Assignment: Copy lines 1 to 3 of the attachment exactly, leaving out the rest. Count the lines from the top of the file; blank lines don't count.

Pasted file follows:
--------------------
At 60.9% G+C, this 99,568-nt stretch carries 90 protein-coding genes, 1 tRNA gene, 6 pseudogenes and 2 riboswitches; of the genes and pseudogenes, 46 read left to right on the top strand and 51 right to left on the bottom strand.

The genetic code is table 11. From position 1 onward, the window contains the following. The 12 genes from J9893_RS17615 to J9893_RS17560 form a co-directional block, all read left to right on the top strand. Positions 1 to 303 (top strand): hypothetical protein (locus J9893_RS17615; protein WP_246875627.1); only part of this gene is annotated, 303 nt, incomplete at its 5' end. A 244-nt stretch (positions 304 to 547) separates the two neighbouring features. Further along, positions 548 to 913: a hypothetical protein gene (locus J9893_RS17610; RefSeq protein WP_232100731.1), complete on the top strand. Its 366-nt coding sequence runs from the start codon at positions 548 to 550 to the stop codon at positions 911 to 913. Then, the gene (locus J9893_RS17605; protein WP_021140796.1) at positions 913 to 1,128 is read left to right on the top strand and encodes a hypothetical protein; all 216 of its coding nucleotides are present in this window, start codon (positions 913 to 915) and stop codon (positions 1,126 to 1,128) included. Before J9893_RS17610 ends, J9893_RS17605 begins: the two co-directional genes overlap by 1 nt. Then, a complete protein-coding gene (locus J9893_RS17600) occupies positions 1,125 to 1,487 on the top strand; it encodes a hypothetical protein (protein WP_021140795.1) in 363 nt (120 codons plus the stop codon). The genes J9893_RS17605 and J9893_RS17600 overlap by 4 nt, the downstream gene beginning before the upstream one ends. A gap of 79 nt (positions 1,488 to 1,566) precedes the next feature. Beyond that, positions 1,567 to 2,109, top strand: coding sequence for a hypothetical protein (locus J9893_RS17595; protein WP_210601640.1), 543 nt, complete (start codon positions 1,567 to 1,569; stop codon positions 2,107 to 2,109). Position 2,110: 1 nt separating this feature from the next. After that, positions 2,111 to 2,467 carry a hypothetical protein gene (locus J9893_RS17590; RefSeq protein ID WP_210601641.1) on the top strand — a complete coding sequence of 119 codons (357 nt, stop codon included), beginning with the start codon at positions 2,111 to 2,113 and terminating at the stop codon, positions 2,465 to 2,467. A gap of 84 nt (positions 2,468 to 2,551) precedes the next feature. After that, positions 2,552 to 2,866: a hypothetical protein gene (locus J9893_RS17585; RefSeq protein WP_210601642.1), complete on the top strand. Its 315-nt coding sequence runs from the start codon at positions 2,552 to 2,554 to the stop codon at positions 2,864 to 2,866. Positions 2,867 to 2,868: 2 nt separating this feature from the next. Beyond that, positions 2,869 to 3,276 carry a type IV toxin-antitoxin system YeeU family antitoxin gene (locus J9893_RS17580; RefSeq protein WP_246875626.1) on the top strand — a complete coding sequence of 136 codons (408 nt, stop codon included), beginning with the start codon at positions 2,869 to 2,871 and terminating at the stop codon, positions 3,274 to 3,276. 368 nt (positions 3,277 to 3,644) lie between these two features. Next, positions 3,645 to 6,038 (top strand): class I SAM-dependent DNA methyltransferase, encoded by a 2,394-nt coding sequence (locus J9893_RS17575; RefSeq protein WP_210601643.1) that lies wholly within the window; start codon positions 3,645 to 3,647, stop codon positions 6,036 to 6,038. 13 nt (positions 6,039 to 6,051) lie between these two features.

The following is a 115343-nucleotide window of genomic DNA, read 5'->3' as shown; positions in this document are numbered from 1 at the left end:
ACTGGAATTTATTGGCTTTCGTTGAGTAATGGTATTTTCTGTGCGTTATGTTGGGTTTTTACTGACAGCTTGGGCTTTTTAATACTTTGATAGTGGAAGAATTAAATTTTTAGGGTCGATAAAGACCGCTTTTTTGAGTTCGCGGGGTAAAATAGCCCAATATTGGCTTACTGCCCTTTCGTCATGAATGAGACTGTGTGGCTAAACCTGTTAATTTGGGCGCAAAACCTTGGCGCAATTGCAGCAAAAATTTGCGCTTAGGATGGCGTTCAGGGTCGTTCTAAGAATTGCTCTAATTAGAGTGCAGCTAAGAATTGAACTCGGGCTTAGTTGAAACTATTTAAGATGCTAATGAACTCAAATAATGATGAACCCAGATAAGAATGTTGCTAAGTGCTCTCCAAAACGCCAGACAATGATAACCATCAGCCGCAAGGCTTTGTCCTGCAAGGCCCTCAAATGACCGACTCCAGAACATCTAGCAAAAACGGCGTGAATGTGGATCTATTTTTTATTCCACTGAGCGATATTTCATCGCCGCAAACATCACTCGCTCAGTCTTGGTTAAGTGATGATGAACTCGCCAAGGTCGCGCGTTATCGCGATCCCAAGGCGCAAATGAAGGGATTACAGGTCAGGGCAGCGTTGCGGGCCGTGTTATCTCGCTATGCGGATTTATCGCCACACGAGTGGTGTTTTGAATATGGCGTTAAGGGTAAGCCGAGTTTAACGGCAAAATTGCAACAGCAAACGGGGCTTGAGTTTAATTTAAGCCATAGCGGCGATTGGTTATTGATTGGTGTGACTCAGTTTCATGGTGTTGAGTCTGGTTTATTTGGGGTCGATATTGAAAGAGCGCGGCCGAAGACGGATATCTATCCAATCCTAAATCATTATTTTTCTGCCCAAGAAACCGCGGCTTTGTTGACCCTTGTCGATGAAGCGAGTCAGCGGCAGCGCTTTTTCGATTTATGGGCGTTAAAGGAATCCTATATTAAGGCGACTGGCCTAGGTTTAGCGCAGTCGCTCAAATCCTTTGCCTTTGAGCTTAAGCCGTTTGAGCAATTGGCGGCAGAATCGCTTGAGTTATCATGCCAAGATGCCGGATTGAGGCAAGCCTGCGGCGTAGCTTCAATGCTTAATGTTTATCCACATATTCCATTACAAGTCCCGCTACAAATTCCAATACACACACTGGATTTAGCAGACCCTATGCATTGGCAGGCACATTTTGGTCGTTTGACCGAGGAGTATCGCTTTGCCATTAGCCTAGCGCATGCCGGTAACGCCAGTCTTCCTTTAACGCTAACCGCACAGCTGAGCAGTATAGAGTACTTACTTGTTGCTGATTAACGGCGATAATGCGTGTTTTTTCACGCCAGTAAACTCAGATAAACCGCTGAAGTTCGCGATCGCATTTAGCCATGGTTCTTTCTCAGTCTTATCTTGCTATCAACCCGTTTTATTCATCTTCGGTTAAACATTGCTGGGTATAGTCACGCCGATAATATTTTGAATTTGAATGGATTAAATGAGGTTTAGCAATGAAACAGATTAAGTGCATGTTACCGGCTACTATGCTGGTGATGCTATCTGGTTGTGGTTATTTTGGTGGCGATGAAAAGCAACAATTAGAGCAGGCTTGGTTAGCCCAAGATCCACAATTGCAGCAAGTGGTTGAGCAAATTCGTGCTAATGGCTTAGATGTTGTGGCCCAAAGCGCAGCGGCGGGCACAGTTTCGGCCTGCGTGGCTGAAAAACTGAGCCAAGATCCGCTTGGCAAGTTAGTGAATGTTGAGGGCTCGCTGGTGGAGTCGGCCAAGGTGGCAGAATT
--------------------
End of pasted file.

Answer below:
At 60.9% G+C, this 99,568-nt stretch carries 90 protein-coding genes, 1 tRNA gene, 6 pseudogenes and 2 riboswitches; of the genes and pseudogenes, 46 read left to right on the top strand and 51 right to left on the bottom strand.

The genetic code is table 11. From position 1 onward, the window contains the following. The 12 genes from J9893_RS17615 to J9893_RS17560 form a co-directional block, all read left to right on the top strand. Positions 1 to 303 (top strand): hypothetical protein (locus J9893_RS17615; protein WP_246875627.1); only part of this gene is annotated, 303 nt, incomplete at its 5' end. A 244-nt stretch (positions 304 to 547) separates the two neighbouring features. Further along, positions 548 to 913: a hypothetical protein gene (locus J9893_RS17610; RefSeq protein WP_232100731.1), complete on the top strand. Its 366-nt coding sequence runs from the start codon at positions 548 to 550 to the stop codon at positions 911 to 913. Then, the gene (locus J9893_RS17605; protein WP_021140796.1) at positions 913 to 1,128 is read left to right on the top strand and encodes a hypothetical protein; all 216 of its coding nucleotides are present in this window, start codon (positions 913 to 915) and stop codon (positions 1,126 to 1,128) included. Before J9893_RS17610 ends, J9893_RS17605 begins: the two co-directional genes overlap by 1 nt. Then, a complete protein-coding gene (locus J9893_RS17600) occupies positions 1,125 to 1,487 on the top strand; it encodes a hypothetical protein (protein WP_021140795.1) in 363 nt (120 codons plus the stop codon). The genes J9893_RS17605 and J9893_RS17600 overlap by 4 nt, the downstream gene beginning before the upstream one ends. A gap of 79 nt (positions 1,488 to 1,566) precedes the next feature. Beyond that, positions 1,567 to 2,109, top strand: coding sequence for a hypothetical protein (locus J9893_RS17595; protein WP_210601640.1), 543 nt, complete (start codon positions 1,567 to 1,569; stop codon positions 2,107 to 2,109). Position 2,110: 1 nt separating this feature from the next. After that, positions 2,111 to 2,467 carry a hypothetical protein gene (locus J9893_RS17590; RefSeq protein ID WP_210601641.1) on the top strand — a complete coding sequence of 119 codons (357 nt, stop codon included), beginning with the start codon at positions 2,111 to 2,113 and terminating at the stop codon, positions 2,465 to 2,467. A gap of 84 nt (positions 2,468 to 2,551) precedes the next feature. After that, positions 2,552 to 2,866: a hypothetical protein gene (locus J9893_RS17585; RefSeq protein WP_210601642.1), complete on the top strand. Its 315-nt coding sequence runs from the start codon at positions 2,552 to 2,554 to the stop codon at positions 2,864 to 2,866. Positions 2,867 to 2,868: 2 nt separating this feature from the next. Beyond that, positions 2,869 to 3,276 carry a type IV toxin-antitoxin system YeeU family antitoxin gene (locus J9893_RS17580; RefSeq protein WP_246875626.1) on the top strand — a complete coding sequence of 136 codons (408 nt, stop codon included), beginning with the start codon at positions 2,869 to 2,871 and terminating at the stop codon, positions 3,274 to 3,276. 368 nt (positions 3,277 to 3,644) lie between these two features. Next, positions 3,645 to 6,038 (top strand): class I SAM-dependent DNA methyltransferase, encoded by a 2,394-nt coding sequence (locus J9893_RS17575; RefSeq protein WP_210601643.1) that lies wholly within the window; start codon positions 3,645 to 3,647, stop codon positions 6,036 to 6,038. 13 nt (positions 6,039 to 6,051) lie between these two features.

The following is a 115343-nucleotide window of genomic DNA, read 5'->3' as shown; positions in this document are numbered from 1 at the left end: